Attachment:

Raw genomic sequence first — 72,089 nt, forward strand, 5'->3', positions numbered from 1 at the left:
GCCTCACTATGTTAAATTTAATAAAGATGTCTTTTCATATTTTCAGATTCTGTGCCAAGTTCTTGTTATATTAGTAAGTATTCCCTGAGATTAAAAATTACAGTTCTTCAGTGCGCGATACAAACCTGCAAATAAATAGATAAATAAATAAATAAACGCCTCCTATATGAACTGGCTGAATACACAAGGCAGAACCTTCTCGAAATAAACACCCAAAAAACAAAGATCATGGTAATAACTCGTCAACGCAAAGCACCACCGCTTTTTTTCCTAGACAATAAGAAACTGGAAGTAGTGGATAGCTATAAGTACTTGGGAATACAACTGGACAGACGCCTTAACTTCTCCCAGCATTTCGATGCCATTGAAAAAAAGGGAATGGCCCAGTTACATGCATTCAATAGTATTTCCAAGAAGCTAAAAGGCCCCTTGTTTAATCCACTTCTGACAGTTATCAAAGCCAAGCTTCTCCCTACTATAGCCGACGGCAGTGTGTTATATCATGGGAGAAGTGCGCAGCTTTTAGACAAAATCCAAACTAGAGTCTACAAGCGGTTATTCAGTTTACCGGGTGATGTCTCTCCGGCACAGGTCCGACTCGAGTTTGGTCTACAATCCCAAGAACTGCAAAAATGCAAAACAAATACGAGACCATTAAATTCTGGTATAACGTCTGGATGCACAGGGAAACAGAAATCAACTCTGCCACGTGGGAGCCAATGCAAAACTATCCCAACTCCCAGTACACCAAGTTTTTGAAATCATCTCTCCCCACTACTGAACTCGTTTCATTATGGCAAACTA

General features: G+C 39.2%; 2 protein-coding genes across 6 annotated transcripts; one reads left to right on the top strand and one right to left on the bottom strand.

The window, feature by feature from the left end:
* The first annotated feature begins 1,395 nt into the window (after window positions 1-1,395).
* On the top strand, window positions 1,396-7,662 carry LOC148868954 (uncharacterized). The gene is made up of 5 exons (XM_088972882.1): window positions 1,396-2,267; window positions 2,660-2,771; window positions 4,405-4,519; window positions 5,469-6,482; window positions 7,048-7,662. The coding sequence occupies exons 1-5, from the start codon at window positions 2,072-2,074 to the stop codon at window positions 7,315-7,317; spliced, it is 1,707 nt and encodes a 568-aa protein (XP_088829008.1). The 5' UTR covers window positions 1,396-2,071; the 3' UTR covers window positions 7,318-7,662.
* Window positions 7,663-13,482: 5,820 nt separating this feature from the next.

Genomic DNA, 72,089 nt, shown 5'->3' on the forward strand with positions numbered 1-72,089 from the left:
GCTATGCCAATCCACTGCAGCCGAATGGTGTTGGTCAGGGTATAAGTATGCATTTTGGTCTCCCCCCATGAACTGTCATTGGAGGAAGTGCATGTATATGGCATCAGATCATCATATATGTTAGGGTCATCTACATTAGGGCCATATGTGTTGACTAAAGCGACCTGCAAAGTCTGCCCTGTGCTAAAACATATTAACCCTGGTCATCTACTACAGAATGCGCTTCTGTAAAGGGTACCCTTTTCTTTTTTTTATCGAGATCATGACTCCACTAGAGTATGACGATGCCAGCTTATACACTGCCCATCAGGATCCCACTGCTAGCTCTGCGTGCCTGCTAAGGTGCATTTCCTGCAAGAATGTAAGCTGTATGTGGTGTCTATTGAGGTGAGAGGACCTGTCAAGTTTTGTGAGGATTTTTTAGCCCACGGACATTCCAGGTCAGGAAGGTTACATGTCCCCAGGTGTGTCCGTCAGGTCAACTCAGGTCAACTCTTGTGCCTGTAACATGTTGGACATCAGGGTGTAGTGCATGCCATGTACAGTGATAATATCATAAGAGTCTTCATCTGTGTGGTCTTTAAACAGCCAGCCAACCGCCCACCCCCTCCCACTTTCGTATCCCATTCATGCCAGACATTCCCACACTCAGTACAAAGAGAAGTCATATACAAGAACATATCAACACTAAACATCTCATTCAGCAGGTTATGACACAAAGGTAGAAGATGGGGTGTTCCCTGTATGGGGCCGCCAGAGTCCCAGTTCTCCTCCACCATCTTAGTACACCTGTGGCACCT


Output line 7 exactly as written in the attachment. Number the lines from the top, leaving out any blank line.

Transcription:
* Window positions 7,663-13,482: 5,820 nt separating this feature from the next.